(Editor’s Note: This piece appears on The Bowery Presents The House List. Check it out here)
“Brooklyn, wake the fuck up,” the man repeated. He moved from the middle of the pack to the front of the stage. The demand seemed out of place. The crowd, mostly still, focused on each selection. Some brought out their iPhones to identify foreign songs. Madlib, for his part, barely noticed. The “DJ first, producer second and MC last,” literally danced to his own beat. With only a few interspersed comments and saluting gestures, Madlib created a thoughtful and eclectic mix.
Pulled from his Madlib Medicine Show imprint, the set highlighted his expansive grasp of music history. “Who knew rock was black?” he asked after a string of esoteric Nigerian tracks. The selections seemed designed for education as much as enjoyment. For perspective, “Crying” by the Edgar Broughton Band played after a muffled Busta Rhymes track. And there were at least a dozen more examples of juxtapositions.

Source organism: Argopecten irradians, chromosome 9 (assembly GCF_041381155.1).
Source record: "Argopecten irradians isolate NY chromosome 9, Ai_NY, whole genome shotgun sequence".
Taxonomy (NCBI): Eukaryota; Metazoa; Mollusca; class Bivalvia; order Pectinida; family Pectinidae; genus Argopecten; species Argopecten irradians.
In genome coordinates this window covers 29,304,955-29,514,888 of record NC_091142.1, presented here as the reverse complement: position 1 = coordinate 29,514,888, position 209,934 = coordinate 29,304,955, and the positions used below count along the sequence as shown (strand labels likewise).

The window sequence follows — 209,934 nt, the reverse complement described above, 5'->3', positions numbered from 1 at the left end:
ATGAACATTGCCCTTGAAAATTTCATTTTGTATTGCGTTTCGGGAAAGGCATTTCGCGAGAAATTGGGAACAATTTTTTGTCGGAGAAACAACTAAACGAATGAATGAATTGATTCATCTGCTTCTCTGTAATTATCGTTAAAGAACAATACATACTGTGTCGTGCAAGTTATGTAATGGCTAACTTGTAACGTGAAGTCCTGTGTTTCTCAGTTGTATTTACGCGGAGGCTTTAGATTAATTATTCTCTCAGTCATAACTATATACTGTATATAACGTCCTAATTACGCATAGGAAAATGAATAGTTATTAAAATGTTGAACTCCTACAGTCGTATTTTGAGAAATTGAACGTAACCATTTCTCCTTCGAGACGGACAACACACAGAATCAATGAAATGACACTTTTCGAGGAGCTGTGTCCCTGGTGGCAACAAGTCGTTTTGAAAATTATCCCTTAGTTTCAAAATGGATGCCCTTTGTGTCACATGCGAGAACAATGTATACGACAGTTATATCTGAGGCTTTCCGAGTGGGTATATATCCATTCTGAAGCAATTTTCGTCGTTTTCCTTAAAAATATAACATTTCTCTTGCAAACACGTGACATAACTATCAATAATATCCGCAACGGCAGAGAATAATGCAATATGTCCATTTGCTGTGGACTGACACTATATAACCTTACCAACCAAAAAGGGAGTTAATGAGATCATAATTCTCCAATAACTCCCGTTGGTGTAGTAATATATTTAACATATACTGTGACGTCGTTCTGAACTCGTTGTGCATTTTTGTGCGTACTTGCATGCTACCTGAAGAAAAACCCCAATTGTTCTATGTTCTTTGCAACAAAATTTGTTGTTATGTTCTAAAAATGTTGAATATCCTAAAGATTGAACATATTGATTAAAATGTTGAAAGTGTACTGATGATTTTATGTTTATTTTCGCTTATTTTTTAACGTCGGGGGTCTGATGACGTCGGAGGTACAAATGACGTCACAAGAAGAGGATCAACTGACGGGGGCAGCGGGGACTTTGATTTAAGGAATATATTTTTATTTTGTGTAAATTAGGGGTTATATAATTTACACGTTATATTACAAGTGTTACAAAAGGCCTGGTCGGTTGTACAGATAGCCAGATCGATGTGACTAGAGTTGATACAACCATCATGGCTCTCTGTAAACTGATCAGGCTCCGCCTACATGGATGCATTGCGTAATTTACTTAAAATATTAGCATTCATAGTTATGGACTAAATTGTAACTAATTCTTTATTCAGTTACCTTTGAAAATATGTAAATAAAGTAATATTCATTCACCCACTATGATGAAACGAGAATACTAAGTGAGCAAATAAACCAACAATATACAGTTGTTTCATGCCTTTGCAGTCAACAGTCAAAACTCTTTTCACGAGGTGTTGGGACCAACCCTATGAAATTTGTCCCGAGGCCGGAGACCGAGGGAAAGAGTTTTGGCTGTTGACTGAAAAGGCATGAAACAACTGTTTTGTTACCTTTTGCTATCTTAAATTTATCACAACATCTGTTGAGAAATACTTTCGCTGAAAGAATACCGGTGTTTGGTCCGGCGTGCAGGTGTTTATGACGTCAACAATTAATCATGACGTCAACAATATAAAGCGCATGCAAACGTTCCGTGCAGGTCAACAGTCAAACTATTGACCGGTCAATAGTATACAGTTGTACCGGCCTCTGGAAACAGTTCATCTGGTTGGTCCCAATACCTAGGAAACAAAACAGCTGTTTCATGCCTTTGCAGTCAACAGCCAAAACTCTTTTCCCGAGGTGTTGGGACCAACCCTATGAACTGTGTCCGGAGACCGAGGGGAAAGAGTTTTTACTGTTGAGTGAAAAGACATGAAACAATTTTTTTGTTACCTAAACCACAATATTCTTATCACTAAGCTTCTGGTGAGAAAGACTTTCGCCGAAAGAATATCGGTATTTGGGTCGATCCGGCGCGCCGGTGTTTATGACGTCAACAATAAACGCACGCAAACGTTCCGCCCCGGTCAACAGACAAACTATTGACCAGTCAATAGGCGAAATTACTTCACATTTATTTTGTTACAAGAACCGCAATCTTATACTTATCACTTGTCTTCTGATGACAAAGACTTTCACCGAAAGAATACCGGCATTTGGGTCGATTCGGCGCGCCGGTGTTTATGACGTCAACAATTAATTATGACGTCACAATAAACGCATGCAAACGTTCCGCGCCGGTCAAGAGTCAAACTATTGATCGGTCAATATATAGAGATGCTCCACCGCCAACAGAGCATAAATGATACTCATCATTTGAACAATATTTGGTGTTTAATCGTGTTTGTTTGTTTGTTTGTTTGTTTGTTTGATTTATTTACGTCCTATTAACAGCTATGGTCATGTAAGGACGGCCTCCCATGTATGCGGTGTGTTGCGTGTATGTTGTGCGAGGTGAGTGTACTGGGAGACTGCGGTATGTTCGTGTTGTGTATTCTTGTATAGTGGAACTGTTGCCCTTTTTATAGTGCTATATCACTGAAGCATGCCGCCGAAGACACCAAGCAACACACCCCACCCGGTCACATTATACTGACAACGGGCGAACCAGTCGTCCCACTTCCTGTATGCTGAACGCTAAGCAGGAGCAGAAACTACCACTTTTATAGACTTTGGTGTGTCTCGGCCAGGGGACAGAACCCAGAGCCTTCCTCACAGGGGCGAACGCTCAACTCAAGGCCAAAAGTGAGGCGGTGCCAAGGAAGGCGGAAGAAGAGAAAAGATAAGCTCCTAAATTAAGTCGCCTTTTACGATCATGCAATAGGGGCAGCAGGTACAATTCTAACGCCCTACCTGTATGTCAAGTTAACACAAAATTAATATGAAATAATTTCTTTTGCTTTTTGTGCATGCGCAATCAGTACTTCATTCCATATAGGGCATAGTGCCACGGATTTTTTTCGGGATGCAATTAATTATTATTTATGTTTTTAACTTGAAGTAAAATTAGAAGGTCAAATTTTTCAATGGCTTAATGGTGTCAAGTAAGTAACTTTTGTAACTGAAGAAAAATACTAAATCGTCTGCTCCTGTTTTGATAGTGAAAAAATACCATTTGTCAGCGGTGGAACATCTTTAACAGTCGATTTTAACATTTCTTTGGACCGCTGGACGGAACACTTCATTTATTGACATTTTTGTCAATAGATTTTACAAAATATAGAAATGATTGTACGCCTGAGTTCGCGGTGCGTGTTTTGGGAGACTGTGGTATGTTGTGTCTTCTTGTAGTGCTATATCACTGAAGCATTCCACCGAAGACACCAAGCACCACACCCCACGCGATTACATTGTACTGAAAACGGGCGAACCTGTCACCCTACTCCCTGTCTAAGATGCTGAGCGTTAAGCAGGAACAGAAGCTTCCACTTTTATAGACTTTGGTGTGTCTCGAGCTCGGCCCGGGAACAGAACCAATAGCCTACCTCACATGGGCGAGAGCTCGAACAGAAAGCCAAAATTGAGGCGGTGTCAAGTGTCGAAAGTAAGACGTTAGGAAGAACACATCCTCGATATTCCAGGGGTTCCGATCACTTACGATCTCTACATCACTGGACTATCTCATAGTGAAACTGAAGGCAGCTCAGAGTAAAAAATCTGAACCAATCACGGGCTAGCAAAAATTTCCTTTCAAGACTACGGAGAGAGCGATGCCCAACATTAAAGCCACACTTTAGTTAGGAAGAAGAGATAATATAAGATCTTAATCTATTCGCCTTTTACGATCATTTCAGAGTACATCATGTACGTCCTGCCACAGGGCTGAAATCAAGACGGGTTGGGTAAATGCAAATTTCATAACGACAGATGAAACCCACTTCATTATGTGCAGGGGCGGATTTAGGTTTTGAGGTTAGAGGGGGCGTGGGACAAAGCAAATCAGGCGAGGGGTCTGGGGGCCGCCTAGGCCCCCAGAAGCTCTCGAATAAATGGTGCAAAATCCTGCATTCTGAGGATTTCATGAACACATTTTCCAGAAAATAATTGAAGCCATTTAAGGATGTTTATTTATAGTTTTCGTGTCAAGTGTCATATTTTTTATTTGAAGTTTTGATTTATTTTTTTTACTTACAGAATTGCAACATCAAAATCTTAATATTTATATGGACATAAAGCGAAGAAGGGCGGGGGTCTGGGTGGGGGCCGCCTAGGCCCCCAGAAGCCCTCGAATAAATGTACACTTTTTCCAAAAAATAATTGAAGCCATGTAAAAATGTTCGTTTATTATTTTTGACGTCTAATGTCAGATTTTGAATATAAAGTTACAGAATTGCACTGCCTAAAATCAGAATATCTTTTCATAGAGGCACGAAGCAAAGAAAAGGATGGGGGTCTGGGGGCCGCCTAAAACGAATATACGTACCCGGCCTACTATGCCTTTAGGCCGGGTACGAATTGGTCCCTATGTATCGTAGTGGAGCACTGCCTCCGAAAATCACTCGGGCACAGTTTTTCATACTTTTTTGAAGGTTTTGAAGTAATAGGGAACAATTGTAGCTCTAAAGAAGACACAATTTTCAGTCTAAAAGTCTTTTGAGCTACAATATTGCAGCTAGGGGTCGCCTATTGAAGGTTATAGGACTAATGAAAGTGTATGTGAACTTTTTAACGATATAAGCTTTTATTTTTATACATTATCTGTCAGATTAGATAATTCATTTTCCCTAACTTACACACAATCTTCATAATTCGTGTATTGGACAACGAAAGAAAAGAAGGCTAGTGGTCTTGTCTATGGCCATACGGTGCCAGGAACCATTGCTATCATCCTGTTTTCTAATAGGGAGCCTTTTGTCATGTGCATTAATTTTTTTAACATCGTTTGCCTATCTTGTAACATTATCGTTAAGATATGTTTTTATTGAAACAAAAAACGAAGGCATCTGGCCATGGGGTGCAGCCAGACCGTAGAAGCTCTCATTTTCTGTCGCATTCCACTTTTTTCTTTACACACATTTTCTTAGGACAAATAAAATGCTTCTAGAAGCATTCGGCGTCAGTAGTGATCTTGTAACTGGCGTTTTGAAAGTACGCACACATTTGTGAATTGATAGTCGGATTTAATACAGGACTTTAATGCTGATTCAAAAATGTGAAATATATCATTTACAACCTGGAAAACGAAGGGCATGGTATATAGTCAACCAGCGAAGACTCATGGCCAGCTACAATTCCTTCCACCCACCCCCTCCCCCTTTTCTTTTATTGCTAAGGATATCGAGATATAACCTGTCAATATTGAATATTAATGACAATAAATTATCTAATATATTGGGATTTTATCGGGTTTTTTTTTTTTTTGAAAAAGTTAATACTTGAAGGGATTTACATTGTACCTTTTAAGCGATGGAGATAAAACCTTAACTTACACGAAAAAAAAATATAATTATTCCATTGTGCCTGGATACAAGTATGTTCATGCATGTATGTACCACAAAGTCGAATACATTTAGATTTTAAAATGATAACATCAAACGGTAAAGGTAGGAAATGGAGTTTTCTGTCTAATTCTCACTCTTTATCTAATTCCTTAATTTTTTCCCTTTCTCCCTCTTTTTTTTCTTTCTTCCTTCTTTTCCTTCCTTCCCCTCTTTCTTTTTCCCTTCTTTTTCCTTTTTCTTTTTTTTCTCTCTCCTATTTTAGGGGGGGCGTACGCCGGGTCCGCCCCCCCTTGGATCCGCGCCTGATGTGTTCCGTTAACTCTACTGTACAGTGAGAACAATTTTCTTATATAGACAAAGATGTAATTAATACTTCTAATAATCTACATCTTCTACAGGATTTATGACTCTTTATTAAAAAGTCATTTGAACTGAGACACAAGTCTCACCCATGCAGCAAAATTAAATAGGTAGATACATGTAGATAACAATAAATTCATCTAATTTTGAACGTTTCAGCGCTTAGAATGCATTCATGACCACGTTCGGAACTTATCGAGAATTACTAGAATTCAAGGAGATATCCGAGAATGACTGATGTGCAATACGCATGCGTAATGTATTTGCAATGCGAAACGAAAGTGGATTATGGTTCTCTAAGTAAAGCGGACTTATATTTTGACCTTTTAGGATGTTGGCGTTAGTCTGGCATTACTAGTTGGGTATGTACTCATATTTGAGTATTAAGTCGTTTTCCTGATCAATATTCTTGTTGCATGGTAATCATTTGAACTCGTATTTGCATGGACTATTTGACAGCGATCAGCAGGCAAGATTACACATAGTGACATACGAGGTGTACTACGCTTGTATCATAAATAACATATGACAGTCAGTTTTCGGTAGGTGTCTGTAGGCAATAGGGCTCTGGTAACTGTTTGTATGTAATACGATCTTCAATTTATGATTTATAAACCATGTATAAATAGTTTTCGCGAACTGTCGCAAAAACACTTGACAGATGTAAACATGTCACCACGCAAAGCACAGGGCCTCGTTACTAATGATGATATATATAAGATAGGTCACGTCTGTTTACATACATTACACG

But in the middle of his set, Madlib invited recent collaborator Freddie Gibbs to the stage. And, with his time, the Gary, Ind., rapper left an unshakable impression. Opening with the Madlib-produced track “Thuggin’,” Gibbs went on to steal a blunt from the audience and the room’s collective attention. He frequently rapped, skillfully, without a beat, and he reminded the audience of his gangster past (present?). All appeared to revere or at least respect his effort. For this show, he proved worthy of Madlib’s beats and time.